In fact, it’s difficult to walk into a restaurant in China without looking your potential dinner straight in the face, whether it be a pufferfish, octopus, turtle, or crab. A friend found a civet and two species of heron in the kitchen of a small restaurant in southern China.
I pride myself on being an adventurous eater. Some of the Chinese dining choices may test American palettes and sensibilities, but I recognize that some of my choices are equally offensive to other cultures, e.g. beef to Hindus and pork to Muslims and Jews. If I’m presented with an opportunity to try a new type of meat, and the species isn’t endangered, chances are good that it will wind up in my mouth.
Silkworm pupae were offered at many restaurants in northeastern China. “I am definitely trying that at some point,” I casually mentioned to our guide, having decided that it would be a noteworthy stamp in my culinary passport.
“Okay,” he responded, and handed me two of the kumquat-sized brown larvae straight from the refrigerator. I’d expected that they’d be prepared with some flavorful sauce and, well, not served so … raw. But I no longer had an option: the exchange had attracted the attention of the restaurant proprietor and an adjacent table of customers already intrigued by the presence of westerners.
As soon as the cold exoskeleton hit my tongue, I knew that my expectations for how the meal should have been prepared no longer mattered. I positioned it between molars and braced myself; the inevitable “pop” brought forth a rush of cold fluid the viscosity of expired milk. Despite being a consistency that would find most palettes heaving, aside from a slight saltiness, it was quite bland.
I gave a “thumbs up” to all the expectant, and now slightly disappointed, onlookers in the room and gave myself a pat on the back for not dousing my tablemates with the contents of my stomach. I finished the second one before my taste buds had the opportunity recover from the shock of the first. Fragments of the exoskeleton remained between my teeth as a reminder of the experience.
The menu at the restaurant in our five-star hotel filled the entire wall with beautiful images of potential entrees, very helpful for the non-literate. I selected a dish that looked similar to pulled pork and, almost immediately, our Chinese guide suggested that I find an alternative.
“You won’t like that,” he presumed. “It’s duck.”
“Oh, really? I love duck,” I replied, slightly offended. I take great pride in being able to enjoy any and all foods around the world, and I’ve enjoyed Peking Duck in both Beijing and Seattle.
“No, dock,” he insisted, in his thickly-accented English. It took a second for it to hit me: “Ohhhh, DOG.”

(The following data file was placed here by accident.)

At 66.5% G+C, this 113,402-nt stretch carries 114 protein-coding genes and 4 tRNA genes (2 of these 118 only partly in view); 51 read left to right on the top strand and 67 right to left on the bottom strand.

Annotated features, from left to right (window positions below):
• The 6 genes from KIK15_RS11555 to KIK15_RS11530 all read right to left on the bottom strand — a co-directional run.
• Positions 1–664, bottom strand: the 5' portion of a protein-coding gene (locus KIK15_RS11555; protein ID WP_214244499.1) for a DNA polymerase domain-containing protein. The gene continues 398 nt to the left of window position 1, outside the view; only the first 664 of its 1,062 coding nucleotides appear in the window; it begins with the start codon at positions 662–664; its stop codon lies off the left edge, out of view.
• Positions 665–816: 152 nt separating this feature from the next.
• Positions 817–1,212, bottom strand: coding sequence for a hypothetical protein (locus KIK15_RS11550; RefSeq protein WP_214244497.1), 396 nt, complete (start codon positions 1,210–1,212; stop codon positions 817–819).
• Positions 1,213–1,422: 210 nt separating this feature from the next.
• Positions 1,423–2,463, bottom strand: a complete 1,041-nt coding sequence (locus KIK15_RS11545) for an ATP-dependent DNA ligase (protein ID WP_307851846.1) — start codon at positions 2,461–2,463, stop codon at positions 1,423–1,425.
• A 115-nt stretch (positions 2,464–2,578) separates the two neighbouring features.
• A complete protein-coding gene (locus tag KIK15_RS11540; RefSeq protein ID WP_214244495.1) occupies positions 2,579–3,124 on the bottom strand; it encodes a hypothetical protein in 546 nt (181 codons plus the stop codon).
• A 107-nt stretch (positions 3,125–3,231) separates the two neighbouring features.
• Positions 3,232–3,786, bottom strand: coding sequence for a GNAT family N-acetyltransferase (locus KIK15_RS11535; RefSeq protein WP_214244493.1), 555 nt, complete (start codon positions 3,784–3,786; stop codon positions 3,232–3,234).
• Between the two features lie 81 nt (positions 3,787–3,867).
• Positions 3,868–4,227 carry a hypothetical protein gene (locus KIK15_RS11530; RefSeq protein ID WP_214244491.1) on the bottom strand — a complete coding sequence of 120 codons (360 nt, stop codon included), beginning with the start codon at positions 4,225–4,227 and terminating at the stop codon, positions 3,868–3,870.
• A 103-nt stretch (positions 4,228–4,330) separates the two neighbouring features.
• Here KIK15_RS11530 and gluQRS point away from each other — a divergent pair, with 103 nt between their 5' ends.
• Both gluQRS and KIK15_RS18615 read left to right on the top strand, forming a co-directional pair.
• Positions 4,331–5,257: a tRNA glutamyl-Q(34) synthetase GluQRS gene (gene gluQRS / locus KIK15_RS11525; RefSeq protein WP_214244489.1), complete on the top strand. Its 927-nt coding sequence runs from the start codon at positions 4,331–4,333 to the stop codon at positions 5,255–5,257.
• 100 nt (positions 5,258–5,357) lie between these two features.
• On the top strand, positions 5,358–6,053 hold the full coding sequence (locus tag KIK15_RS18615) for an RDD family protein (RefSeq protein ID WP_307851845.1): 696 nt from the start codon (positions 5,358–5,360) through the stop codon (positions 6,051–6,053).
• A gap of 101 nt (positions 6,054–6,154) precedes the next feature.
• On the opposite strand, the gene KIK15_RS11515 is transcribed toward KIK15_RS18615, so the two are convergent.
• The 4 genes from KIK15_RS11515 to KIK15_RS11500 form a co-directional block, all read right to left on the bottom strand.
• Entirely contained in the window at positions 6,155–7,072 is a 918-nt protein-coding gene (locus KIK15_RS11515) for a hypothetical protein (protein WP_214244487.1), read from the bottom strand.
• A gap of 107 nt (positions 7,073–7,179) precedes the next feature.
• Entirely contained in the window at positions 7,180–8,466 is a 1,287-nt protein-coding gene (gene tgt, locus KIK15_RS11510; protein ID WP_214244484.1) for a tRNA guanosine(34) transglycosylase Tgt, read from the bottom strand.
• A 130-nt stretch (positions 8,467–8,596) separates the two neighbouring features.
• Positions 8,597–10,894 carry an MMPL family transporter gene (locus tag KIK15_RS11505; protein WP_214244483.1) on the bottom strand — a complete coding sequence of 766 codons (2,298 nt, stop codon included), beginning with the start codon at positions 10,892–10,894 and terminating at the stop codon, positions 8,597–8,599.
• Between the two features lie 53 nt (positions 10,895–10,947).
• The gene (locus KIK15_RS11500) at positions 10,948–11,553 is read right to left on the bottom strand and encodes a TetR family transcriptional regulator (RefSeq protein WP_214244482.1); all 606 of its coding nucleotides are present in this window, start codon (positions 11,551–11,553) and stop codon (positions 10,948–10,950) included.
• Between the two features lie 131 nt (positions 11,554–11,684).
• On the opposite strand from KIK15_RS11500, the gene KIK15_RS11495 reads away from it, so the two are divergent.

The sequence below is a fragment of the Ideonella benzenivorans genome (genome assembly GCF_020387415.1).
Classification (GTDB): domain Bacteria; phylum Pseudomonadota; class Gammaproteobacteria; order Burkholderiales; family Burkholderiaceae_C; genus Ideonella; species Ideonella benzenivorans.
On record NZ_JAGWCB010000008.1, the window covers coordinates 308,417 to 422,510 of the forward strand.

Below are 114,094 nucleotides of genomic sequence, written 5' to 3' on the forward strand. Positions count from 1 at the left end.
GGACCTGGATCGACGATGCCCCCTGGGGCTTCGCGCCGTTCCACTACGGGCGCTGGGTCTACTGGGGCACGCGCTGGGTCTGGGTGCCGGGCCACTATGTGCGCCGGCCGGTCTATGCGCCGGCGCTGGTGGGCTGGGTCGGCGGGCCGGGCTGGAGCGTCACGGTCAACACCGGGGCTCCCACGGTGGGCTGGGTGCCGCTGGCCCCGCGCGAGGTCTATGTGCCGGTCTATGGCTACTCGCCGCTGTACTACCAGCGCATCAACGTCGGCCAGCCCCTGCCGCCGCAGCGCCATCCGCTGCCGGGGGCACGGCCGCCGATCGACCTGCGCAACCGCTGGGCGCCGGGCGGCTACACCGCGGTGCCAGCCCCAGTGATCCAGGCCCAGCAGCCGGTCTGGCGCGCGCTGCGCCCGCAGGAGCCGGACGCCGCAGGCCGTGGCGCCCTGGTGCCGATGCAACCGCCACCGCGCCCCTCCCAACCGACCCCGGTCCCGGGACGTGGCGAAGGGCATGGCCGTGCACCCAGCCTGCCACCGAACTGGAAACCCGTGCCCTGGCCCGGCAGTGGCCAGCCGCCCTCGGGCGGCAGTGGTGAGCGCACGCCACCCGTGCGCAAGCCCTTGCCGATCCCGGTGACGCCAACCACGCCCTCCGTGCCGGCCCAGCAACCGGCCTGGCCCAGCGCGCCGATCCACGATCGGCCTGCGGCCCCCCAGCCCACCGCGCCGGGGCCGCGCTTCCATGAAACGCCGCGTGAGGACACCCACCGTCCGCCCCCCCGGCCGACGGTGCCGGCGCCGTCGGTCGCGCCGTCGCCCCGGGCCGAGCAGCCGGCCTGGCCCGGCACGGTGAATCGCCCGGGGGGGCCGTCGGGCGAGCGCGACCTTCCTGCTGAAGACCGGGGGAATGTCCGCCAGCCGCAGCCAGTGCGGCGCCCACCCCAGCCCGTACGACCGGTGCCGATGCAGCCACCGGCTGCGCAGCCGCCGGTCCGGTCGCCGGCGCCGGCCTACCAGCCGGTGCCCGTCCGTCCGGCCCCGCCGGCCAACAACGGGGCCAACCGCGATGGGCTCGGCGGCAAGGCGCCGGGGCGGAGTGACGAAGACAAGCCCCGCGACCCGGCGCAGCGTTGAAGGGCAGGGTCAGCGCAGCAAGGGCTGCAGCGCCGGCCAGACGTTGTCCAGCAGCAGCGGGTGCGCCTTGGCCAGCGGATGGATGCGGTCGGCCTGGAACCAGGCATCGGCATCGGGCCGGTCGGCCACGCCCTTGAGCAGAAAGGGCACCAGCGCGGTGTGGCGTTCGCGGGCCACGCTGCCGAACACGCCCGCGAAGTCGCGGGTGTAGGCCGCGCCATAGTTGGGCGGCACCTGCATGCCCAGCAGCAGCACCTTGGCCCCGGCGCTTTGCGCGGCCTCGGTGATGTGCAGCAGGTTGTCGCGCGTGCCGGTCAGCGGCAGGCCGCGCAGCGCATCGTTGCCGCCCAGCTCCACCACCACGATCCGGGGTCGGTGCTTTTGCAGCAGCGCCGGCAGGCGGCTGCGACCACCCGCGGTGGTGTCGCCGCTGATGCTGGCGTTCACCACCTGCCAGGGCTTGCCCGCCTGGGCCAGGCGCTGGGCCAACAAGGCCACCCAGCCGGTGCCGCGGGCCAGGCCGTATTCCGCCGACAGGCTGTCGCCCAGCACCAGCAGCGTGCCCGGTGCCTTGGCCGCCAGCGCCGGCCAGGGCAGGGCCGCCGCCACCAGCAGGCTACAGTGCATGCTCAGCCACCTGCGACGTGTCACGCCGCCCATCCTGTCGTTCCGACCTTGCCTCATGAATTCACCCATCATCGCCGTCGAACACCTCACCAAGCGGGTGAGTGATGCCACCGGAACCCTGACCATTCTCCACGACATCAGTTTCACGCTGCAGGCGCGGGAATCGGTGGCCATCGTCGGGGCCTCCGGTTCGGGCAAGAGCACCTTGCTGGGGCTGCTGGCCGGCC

And that’s when I found my line in the sand.
This title is misleading because, to Western eyes, there appears to be no rules that guide traffic on the road. It’s not that any of our experiences were particularly chaotic (India takes the dubious “life in hands of driver” trophy for me) but if I had to hazard a guess, I think that whoever honks first, loudest, and most assertively is provided with the right of way. Even on lightly trafficked roads, maneuvers that would’ve prosecutable in the U.S. were as diverse as they were numerous: crossing a double yellow line, cutting off fellow motorists, driving directly between two lanes, driving into oncoming traffic (while honking to alert that they should move out of the way), running a red light, and driving down the wrong side of an arterial, to name a few.
My favorite maneuver was taking a free left from one two-way street to another by going down the wrong side of the street and dodging oncoming traffic one lane at a time, eventually getting to the correct side of the street by, of course, crossing a double yellow line.
I don’t consider myself to be very picky when it comes to accommodations but I found some of the finishing touches on our hotels to be a bit surprising. If I pay $10 a night for a hotel, I don’t necessarily expect my pillow to be garnished with a mint every night. Unfinished electrical outlets and a broken shower stall floor that drains straight to the bathroom floor are one thing (my room had both). But I do find it unsettling to have a wall adorned with dried saliva stains, something that could be quickly remedied in two minutes with a damp sponge.
Even the absolutely immaculate rooms in our five-star hotel were accessible via a dark, dank hallway with peeling wallpaper and stained carpets. Just different priorities, I’d assume.
Waiting in Queues
If you are waiting in line, fully expect that someone is going to nonchalantly sneak in front of you. In the U.S., even if people are standing several feet away and facing the opposite direction, most people will ask politely if you are in line. Be assertive, keep close to the people in front of you, and you’ll be fine. Feel free to “mean mug” the back of their heads if it helps you feel better.
When you order a beer, you should expect that it will be served at room temperature. And if they don’t have cold beer available (some restaurants do) you can take solace in the fact that all beer is cheaper than water. Seriously, stop complaining.
Aside from watching where I step or site wherever horizontal and vertical surfaces meet, as a man I find this social norm to be a relief (literally). I never had to hold it. Sure, others might find it appalling but I imagine that most men could behind this. Especially considering the ubiquity and cheapness of Chinese beer.